When we think about bats, we generally associate them with myths, superstitions and — especially since the coronavirus pandemic — their direct or indirect ability to transmit viruses that can cause serious diseases in humans.
Sometimes the animals also bring to mind Batman, a superhero with his own notions of justice in the fight against crime. That’s another (fictional) story, but it is true that bats have extraordinary traits worthy of a Marvel character: they are extremely long-lived for their size, immune to many viruses and, on top of that, they show an enviable resistance to cancer.
Bats as a model in science
Although they are not as common in laboratories as mice or rats, bats have unique characteristics, and the study of these traits allows us to gain knowledge in different scientific fields, which can lead to possible applications in the real world. Thus, and unlike other mammals, bats are able to fly (some species of mammals can glide or slide, but not actively fly). Their flight physiology and biomechanics are areas of interest to researchers studying the evolution of flight in animals of the vertebrate group.
Additionally, bats have the ability to see through sound, a process called echolocation. This interesting phenomenon is the object of neurobiological research into sensory perception. And, of course, bats are essential to our ecosystems as pollinators, and play a very important role in preventing pests. As they are listed as a threatened species, research on bat biology and habitats is crucial for the conservation and maintenance of ecosystems.
Longevity and disease resistance
Surprisingly, some bat species live longer than other mammals of similar size. Most small mammals, such as mice, rats, and hamsters, typically do not live more than three years (not taking into account death from predators). However, many bats can live in the wild for decades, with records spanning over 40 years for some species. Their longevity has been associated, among other aspects, with their ability to hibernate and the fact that they live in caves.
Furthermore, bats show remarkable resistance to certain diseases, including some viruses that are deadly to other mammals. For this reason, these flying mammals have been implicated, but not affected, in emerging zoonotic (transmitted to humans) outbreaks, including the Marburg virus, Nipah virus, and severe acute respiratory syndrome coronavirus 1 (SARS-CoV-1) and 2 (SARS-CoV-2), either through direct human contact or through animals that acted as intermediaries.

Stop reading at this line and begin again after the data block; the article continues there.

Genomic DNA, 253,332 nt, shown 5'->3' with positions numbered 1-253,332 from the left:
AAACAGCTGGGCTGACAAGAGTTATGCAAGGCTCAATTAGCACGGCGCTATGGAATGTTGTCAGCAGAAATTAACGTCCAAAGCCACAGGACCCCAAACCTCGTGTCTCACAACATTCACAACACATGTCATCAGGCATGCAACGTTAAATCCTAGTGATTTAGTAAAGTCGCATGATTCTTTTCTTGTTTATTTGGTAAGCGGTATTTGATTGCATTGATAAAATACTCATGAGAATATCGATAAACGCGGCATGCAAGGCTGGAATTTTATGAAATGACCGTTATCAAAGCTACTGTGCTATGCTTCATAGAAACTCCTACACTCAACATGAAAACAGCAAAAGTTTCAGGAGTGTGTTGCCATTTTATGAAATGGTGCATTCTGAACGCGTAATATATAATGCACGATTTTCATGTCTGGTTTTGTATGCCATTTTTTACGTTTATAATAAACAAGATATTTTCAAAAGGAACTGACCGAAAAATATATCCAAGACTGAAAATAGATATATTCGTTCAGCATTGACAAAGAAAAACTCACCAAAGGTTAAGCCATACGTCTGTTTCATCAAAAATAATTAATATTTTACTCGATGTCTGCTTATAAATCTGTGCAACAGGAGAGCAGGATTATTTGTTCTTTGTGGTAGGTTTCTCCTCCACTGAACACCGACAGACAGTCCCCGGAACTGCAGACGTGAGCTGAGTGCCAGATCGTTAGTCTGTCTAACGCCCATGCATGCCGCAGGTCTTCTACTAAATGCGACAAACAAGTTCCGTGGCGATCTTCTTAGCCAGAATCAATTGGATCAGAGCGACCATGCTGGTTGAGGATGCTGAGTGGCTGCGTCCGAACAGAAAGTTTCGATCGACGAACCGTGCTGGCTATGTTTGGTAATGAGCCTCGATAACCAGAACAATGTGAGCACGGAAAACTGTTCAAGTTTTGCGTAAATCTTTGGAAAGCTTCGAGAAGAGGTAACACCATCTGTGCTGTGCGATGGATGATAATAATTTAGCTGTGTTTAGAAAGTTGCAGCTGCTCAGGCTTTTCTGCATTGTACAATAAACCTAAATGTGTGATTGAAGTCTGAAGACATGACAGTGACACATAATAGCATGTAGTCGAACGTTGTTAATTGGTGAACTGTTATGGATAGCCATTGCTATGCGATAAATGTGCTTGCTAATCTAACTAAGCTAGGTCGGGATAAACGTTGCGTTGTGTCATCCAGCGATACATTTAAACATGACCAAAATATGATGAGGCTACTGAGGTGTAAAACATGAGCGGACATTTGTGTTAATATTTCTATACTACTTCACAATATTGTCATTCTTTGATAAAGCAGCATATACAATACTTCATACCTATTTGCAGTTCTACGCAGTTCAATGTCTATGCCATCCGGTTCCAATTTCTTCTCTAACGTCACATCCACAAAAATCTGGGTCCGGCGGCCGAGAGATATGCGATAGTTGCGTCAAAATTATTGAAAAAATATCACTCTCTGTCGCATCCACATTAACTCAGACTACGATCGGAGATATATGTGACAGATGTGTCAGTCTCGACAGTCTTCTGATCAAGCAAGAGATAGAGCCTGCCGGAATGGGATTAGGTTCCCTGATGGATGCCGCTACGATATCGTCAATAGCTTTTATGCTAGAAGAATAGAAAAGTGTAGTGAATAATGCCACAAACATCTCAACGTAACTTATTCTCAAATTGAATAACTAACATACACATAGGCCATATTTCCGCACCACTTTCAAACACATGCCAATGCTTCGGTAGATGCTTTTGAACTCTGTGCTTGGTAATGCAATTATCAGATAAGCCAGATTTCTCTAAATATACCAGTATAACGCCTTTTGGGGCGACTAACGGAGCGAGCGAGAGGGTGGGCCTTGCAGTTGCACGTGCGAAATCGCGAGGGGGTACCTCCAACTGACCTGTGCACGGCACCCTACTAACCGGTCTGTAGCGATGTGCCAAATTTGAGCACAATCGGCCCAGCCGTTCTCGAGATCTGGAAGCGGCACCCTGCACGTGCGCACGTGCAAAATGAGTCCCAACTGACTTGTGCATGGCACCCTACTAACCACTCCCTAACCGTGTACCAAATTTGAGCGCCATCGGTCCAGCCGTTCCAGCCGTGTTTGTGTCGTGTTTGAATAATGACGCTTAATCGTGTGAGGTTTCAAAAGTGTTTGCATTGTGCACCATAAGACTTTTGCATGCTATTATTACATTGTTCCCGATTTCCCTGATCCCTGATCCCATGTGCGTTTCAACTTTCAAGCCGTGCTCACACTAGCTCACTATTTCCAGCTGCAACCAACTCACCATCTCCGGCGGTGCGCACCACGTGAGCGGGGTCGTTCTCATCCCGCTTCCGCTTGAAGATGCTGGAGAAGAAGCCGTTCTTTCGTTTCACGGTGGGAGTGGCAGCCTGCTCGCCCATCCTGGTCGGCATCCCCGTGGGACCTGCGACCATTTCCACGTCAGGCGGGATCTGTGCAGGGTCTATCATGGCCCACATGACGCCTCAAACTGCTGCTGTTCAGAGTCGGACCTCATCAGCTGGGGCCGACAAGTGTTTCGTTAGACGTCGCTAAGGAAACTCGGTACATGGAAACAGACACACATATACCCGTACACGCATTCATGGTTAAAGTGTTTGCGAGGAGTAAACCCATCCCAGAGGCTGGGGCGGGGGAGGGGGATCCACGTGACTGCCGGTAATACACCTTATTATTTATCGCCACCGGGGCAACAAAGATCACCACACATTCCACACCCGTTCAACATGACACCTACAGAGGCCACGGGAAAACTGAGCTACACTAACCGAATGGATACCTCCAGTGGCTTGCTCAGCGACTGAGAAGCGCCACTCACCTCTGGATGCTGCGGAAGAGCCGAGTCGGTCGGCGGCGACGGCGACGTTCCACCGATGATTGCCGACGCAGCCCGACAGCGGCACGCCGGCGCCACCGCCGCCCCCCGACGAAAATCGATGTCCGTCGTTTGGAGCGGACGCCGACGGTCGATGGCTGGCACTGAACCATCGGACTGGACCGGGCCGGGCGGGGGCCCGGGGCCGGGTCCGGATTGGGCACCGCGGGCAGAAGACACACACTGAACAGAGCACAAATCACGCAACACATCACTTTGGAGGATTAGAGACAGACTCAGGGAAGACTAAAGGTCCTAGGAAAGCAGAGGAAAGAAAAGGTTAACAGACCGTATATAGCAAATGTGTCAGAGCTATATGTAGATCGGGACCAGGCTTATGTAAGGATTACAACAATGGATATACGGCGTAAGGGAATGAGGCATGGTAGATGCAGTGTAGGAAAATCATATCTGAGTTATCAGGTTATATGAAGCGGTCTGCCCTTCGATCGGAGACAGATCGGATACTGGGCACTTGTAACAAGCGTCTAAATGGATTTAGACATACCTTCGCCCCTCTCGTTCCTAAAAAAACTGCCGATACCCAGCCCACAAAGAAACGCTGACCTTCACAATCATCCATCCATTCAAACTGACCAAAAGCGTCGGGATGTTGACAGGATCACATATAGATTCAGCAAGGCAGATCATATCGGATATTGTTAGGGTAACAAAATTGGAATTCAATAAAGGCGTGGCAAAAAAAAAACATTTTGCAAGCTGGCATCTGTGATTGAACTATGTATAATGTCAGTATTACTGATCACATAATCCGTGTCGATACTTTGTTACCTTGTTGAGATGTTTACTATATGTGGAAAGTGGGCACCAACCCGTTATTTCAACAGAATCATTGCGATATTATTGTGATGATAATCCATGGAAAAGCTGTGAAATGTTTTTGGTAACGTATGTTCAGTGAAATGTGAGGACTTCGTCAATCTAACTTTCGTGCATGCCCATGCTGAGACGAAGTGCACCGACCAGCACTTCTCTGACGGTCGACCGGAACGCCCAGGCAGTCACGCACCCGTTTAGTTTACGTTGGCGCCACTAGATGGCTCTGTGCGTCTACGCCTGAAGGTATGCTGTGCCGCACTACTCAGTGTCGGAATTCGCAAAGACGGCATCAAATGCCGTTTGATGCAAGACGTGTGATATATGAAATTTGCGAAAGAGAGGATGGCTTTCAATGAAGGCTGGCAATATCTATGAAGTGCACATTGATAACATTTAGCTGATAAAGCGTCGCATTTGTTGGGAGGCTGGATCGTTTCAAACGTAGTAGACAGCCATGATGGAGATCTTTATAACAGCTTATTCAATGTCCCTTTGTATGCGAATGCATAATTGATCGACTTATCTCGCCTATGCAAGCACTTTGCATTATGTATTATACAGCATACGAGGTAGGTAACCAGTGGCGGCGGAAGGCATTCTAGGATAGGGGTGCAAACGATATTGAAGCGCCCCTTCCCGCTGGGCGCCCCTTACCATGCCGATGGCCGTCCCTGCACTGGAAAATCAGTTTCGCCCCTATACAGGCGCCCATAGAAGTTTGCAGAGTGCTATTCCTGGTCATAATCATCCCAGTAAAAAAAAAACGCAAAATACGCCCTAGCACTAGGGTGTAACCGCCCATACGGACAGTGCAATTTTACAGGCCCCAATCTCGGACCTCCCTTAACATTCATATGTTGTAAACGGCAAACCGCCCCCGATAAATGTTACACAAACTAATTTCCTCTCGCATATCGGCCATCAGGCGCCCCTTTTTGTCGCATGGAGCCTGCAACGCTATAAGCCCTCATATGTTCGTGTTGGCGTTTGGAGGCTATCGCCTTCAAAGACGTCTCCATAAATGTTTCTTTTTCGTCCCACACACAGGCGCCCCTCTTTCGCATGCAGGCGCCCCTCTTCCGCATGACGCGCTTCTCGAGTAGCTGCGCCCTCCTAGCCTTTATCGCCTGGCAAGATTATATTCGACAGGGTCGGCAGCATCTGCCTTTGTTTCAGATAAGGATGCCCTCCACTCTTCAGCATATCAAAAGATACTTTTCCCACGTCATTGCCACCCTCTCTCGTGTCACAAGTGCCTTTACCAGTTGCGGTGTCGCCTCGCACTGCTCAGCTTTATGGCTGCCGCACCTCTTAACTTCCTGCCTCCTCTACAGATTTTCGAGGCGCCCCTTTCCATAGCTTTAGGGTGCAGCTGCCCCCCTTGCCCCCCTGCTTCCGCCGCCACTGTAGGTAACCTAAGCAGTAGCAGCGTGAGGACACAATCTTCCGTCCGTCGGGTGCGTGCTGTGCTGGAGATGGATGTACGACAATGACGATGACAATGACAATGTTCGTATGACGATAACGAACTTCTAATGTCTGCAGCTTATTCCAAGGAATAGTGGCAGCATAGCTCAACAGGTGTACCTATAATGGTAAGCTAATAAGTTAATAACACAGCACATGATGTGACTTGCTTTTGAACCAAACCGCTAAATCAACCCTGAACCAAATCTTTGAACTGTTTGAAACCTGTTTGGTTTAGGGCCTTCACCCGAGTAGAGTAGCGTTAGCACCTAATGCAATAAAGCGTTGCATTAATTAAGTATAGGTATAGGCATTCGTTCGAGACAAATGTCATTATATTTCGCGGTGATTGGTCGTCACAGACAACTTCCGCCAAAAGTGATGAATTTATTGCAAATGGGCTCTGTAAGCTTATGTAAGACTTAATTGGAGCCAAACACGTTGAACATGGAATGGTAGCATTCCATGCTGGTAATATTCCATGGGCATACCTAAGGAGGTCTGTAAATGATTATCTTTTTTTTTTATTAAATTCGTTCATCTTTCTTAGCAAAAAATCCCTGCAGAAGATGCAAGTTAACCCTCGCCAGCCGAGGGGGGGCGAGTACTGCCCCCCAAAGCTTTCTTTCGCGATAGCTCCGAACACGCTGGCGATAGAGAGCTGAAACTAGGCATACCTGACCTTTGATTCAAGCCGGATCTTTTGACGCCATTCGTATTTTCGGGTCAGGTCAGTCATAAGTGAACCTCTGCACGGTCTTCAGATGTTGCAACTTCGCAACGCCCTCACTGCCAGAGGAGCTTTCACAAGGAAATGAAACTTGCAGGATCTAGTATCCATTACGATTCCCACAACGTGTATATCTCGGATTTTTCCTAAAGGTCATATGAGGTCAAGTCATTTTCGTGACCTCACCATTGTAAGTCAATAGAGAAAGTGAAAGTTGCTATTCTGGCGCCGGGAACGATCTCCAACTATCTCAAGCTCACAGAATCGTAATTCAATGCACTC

Molecular and cellular adaptations
Different studies indicate that bats may have genetic and cellular adaptations that protect them against aging processes, viruses and diseases, including cancer.
Although it is known that bats are not completely immune to cancer, tumors have not yet been reported for the longest-lived species. In this regard, genetic adaptations related to tumor suppression have been described for two of the longest-living species, Myotis brandtii and Myotis myotis, adaptations that could contribute to their extreme longevity.
In addition, improved DNA repair and immunocompetence, stabilization of the microbiota and reduced inflammation and resistance to viruses facilitated by more flexible thermoregulation (related to hibernation) have also been detected in bats. It has also been suggested that their tolerance to many viral infections comes from the unusual features of their innate immune response.
Considering all these adaptations, it is more than evident that bats are a very interesting model to investigate the wide variety of relationships between genotype and phenotype, as well as their clinical implication. For example, if we are able to understand those mechanisms in the immune system of bats that allow them to tolerate viral infections, we could be better prepared to prevent zoonotic outbreaks.
Genomics and evolution to study cancer
But it is also interesting to carry out comparative genomic analyzes between bats and other mammals more susceptible to cancer, since the results may provide clues about the causes of cancer and the connections between cancer and immunity. This, in turn, can help us find solutions to combat it.
To this end, an article published recently in the prestigious journal Genome Biology and Evolution sheds light on a new and complex genomic sequencing methodology in two species of bat: the Jamaican fruit bat (Artibeus jamaicensis) and the Mesoamerican mustached bat (Pteronotus mesoamericanus). The results were compared with those of other mammals (human, mouse, dog, pig, horse and 13 other species of bat).
The research group discovered that one type of interferon (INF-omega) is more common in bats, and that antiviral genes stimulated by type I interferons have also evolved rapidly, with strong selection in favor of the IFIT2 genes (linked to special antiviral activity) and PRDM9 (related to recombination and also involved in responses to infections). These adaptations most likely allow viruses to tolerate viruses without suffering from the disease.
The researchers also found, throughout the evolutionary branch of bats, evidence of positive selection in 33 tumor suppressor genes and six DNA repair genes, which may be associated with the low rates of cancer and longevity observed in these very peculiar mammals.
As Batman says: “Sometimes people deserve to have their faith rewarded.” Let us have faith in science and we will be rewarded.
Francisco José Esteban Ruiz is a Professor of Cellular Biology, University of Jaén.
This article was originally published in The Conversation.
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